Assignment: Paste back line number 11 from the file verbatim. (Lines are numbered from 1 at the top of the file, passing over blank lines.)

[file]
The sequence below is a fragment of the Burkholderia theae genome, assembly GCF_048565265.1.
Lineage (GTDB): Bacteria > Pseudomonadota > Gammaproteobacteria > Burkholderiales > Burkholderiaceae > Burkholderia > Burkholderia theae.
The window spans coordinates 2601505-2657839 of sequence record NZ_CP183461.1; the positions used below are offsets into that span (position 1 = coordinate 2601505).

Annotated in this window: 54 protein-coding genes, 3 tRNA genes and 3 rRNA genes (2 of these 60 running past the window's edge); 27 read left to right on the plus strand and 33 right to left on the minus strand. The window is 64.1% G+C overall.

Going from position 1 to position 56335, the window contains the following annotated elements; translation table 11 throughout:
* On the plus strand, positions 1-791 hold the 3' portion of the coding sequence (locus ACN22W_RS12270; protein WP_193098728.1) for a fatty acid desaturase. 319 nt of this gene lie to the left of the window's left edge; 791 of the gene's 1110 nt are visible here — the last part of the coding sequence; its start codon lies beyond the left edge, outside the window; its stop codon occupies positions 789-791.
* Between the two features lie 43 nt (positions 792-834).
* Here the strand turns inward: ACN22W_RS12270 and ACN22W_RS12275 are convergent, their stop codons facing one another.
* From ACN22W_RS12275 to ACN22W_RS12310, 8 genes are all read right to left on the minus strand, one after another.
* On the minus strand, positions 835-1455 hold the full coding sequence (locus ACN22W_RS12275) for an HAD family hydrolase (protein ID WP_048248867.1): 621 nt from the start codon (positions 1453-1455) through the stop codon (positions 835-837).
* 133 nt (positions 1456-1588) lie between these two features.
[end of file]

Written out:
* 133 nt (positions 1456-1588) lie between these two features.